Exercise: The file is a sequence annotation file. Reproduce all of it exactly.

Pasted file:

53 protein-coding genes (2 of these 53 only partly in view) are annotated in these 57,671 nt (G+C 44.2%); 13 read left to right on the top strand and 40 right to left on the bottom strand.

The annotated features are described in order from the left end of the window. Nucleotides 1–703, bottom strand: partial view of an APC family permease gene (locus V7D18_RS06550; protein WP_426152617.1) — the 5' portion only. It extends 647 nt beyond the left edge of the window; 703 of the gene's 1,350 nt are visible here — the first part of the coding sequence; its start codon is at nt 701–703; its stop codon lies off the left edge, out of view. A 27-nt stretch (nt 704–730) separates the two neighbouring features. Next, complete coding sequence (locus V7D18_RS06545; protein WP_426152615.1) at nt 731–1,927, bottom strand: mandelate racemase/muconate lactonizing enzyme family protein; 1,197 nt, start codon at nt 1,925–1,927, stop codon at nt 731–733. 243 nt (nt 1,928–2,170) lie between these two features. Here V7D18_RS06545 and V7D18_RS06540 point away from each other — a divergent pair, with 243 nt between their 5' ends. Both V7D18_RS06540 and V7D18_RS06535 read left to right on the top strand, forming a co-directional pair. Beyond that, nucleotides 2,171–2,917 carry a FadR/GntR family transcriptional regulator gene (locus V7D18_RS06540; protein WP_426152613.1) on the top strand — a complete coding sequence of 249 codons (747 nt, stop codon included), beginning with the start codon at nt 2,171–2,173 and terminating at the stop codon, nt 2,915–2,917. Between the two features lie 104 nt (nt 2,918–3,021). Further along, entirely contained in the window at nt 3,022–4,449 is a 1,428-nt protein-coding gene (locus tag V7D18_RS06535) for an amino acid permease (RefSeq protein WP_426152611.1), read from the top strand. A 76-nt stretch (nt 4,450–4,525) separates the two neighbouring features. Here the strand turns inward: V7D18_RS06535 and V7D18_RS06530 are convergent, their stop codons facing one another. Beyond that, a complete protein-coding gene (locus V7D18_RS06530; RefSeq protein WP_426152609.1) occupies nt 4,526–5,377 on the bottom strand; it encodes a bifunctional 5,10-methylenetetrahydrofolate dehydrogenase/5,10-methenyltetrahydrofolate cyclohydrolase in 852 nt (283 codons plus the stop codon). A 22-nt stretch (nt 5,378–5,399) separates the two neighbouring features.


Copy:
53 protein-coding genes (2 of these 53 only partly in view) are annotated in these 57,671 nt (G+C 44.2%); 13 read left to right on the top strand and 40 right to left on the bottom strand.

The annotated features are described in order from the left end of the window. Nucleotides 1–703, bottom strand: partial view of an APC family permease gene (locus V7D18_RS06550; protein WP_426152617.1) — the 5' portion only. It extends 647 nt beyond the left edge of the window; 703 of the gene's 1,350 nt are visible here — the first part of the coding sequence; its start codon is at nt 701–703; its stop codon lies off the left edge, out of view. A 27-nt stretch (nt 704–730) separates the two neighbouring features. Next, complete coding sequence (locus V7D18_RS06545; protein WP_426152615.1) at nt 731–1,927, bottom strand: mandelate racemase/muconate lactonizing enzyme family protein; 1,197 nt, start codon at nt 1,925–1,927, stop codon at nt 731–733. 243 nt (nt 1,928–2,170) lie between these two features. Here V7D18_RS06545 and V7D18_RS06540 point away from each other — a divergent pair, with 243 nt between their 5' ends. Both V7D18_RS06540 and V7D18_RS06535 read left to right on the top strand, forming a co-directional pair. Beyond that, nucleotides 2,171–2,917 carry a FadR/GntR family transcriptional regulator gene (locus V7D18_RS06540; protein WP_426152613.1) on the top strand — a complete coding sequence of 249 codons (747 nt, stop codon included), beginning with the start codon at nt 2,171–2,173 and terminating at the stop codon, nt 2,915–2,917. Between the two features lie 104 nt (nt 2,918–3,021). Further along, entirely contained in the window at nt 3,022–4,449 is a 1,428-nt protein-coding gene (locus tag V7D18_RS06535) for an amino acid permease (RefSeq protein WP_426152611.1), read from the top strand. A 76-nt stretch (nt 4,450–4,525) separates the two neighbouring features. Here the strand turns inward: V7D18_RS06535 and V7D18_RS06530 are convergent, their stop codons facing one another. Beyond that, a complete protein-coding gene (locus V7D18_RS06530; RefSeq protein WP_426152609.1) occupies nt 4,526–5,377 on the bottom strand; it encodes a bifunctional 5,10-methylenetetrahydrofolate dehydrogenase/5,10-methenyltetrahydrofolate cyclohydrolase in 852 nt (283 codons plus the stop codon). A 22-nt stretch (nt 5,378–5,399) separates the two neighbouring features.